For the past three years we’ve been hearing about “Obama-care,” the healthcare reform act that is intended to overhaul our current healthcare system. I’ll admit I’m at the point where my eyes glaze over when I hear the words “healthcare reform,” but it’s time to start listening again. (Trust me, I hear those words over the dinner table more times than I’d like to recall, as my husband’s in the “industry,” but it’s even time for me to start paying attention again. Can you sense my excitement?) While many of the changes have already started taking place, a lot of the big ones start taking effect in January 2014. That may seem far off still, but open enrollment, the period when you can sign up for a new plan, starts October 1st — that’s right around the corner.
Just for the record, Obamacare, The Affordable Care Act, and health care reform all refer to the same thing, though it is officially called the Patient Protection and Affordable Care Act (PPACA). (I may or may not be sharing that tidbit of information right up front because I was way too stubborn to ask my insurance-know-it-all husband if they were all the same.)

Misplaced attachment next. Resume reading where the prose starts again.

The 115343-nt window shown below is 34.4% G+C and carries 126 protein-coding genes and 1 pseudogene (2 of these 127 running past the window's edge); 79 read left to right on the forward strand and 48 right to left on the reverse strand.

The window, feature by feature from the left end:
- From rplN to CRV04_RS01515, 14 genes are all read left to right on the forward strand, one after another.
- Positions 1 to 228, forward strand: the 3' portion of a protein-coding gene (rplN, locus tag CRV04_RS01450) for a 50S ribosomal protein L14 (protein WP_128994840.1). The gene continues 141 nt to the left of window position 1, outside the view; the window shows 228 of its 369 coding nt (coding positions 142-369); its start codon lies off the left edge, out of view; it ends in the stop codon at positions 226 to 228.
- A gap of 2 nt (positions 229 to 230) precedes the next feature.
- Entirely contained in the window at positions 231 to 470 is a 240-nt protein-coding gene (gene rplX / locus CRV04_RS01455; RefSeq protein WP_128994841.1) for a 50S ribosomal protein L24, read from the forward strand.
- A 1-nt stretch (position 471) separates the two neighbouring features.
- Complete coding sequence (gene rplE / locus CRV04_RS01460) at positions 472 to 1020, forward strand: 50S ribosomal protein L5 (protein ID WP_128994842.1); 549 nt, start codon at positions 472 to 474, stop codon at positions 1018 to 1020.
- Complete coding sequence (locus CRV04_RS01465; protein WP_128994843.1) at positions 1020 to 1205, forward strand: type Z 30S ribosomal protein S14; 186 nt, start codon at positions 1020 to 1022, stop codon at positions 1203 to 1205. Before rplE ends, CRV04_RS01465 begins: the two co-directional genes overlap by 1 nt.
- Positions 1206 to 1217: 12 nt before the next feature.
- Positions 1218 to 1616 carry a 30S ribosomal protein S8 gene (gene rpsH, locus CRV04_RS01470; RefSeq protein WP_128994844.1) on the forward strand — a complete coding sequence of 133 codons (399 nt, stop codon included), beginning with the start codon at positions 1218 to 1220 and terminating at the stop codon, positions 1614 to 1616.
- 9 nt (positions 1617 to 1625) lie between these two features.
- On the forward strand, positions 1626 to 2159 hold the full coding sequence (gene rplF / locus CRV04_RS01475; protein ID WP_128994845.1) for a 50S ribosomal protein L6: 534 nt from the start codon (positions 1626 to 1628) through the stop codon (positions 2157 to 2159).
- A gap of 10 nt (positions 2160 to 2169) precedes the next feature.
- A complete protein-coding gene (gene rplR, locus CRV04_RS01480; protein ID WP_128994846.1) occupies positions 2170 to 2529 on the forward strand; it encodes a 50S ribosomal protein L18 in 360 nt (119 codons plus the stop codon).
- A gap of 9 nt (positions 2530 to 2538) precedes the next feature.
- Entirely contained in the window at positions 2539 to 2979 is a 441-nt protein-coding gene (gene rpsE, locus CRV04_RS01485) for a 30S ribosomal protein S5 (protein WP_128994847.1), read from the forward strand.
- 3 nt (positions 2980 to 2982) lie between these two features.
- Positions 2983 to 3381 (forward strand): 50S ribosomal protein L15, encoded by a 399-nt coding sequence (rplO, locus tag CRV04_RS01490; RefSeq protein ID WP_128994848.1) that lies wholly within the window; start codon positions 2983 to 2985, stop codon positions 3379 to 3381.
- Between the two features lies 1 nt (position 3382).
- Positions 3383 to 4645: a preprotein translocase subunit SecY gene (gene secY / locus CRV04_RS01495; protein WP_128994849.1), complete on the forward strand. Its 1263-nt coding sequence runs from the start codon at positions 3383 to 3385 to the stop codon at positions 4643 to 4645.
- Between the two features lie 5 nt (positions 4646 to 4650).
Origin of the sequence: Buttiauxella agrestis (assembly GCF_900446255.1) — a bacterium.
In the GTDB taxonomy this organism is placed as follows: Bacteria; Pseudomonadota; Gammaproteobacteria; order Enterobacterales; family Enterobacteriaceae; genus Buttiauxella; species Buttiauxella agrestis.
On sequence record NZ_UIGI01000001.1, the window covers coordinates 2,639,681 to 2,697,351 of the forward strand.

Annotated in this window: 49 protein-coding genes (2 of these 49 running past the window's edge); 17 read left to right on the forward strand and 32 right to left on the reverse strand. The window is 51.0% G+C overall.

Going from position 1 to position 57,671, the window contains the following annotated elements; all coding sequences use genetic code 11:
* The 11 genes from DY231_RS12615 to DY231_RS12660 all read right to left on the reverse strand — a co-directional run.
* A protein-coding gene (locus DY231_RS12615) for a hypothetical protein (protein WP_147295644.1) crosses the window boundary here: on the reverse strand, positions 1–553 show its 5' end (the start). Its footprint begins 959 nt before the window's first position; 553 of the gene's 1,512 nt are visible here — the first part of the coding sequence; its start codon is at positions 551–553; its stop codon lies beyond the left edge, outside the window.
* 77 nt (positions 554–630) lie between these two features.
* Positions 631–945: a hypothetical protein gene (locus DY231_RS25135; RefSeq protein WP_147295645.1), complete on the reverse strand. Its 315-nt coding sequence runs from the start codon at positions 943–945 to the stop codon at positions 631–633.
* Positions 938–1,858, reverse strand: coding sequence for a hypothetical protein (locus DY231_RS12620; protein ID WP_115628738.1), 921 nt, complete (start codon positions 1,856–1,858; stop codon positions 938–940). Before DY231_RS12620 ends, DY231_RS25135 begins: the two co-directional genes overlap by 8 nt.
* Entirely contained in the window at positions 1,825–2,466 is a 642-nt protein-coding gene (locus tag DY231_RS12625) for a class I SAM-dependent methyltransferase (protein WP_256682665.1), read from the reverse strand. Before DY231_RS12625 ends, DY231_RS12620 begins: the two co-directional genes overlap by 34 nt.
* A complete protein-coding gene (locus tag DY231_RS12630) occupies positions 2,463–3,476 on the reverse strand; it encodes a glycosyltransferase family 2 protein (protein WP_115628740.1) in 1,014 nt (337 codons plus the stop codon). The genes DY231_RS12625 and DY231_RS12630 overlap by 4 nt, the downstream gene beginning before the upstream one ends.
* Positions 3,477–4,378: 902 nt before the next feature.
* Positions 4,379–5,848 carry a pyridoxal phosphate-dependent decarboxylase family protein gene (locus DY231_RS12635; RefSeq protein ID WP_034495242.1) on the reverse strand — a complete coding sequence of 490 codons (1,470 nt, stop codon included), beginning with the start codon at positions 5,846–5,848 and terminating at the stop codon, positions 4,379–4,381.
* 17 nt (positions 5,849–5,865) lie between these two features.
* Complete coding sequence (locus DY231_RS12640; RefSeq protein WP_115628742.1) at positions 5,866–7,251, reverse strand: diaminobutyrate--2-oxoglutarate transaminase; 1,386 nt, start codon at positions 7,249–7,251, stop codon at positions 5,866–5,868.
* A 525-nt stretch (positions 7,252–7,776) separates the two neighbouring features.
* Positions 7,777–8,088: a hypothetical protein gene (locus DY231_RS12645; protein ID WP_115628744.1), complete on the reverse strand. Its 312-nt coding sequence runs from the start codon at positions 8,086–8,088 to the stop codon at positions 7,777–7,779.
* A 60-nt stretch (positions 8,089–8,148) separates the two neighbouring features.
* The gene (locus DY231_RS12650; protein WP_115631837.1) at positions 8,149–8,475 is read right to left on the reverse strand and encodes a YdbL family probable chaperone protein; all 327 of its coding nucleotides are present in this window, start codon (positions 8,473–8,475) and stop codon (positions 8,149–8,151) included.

The Affordable Care Act should expand insurance coverage to around 32 million of the 55 million current uninsured. The two main ways of broadening coverage are by expanding the Medicaid program, and providing new subsidized insurance programs through state-based health “exchanges” (or plans). Individuals who have a lower income but make too much to receive Medicaid will be given assistance in paying for private insurance through the new exchanges. The whole program will cost the federal government $960 billion over 10 years; $438 billion of those dollars will come from new taxes. In addition to providing insurance access to more people, the PPACA aims to improve quality of care, better care coordination, and improved technology. The White House explains that some of the goals of the Affordable Care Act are to prevent insurance companies from dropping you if you get sick, opting to not cover you if you have a pre-existing condition, charging you too much because you’re sick, or limiting your lifetime benefits. The new health care laws should also prevent coverage loss due to change in jobs or being laid off. As an advocate of preventative health care, I’m a fan of the next law change: health insurance companies will be required to cover preventative care without co-pays. That includes (but isn’t limited to) wellness visits, immunizations, mammograms, and colonoscopies.